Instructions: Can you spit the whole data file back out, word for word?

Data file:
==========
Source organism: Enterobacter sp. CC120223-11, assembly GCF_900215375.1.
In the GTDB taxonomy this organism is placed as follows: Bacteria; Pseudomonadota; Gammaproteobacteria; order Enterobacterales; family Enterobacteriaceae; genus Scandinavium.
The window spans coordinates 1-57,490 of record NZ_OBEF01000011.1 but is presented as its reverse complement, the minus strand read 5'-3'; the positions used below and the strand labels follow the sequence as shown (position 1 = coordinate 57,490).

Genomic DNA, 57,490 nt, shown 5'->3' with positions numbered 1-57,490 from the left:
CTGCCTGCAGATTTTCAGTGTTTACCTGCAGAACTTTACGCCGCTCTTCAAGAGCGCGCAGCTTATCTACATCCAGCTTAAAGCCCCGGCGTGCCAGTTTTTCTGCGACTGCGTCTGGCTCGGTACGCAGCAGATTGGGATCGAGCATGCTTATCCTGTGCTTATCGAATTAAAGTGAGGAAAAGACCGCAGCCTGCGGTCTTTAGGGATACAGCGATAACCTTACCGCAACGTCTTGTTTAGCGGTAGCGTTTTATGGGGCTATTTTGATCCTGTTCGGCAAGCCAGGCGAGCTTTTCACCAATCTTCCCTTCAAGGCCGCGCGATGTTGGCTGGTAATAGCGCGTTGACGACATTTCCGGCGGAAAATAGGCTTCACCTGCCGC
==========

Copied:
Source organism: Enterobacter sp. CC120223-11, assembly GCF_900215375.1.
In the GTDB taxonomy this organism is placed as follows: Bacteria; Pseudomonadota; Gammaproteobacteria; order Enterobacterales; family Enterobacteriaceae; genus Scandinavium.
The window spans coordinates 1-57,490 of record NZ_OBEF01000011.1 but is presented as its reverse complement, the minus strand read 5'-3'; the positions used below and the strand labels follow the sequence as shown (position 1 = coordinate 57,490).

Genomic DNA, 57,490 nt, shown 5'->3' with positions numbered 1-57,490 from the left:
CTGCCTGCAGATTTTCAGTGTTTACCTGCAGAACTTTACGCCGCTCTTCAAGAGCGCGCAGCTTATCTACATCCAGCTTAAAGCCCCGGCGTGCCAGTTTTTCTGCGACTGCGTCTGGCTCGGTACGCAGCAGATTGGGATCGAGCATGCTTATCCTGTGCTTATCGAATTAAAGTGAGGAAAAGACCGCAGCCTGCGGTCTTTAGGGATACAGCGATAACCTTACCGCAACGTCTTGTTTAGCGGTAGCGTTTTATGGGGCTATTTTGATCCTGTTCGGCAAGCCAGGCGAGCTTTTCACCAATCTTCCCTTCAAGGCCGCGCGATGTTGGCTGGTAATAGCGCGTTGACGACATTTCCGGCGGAAAATAGGCTTCACCTGCCGC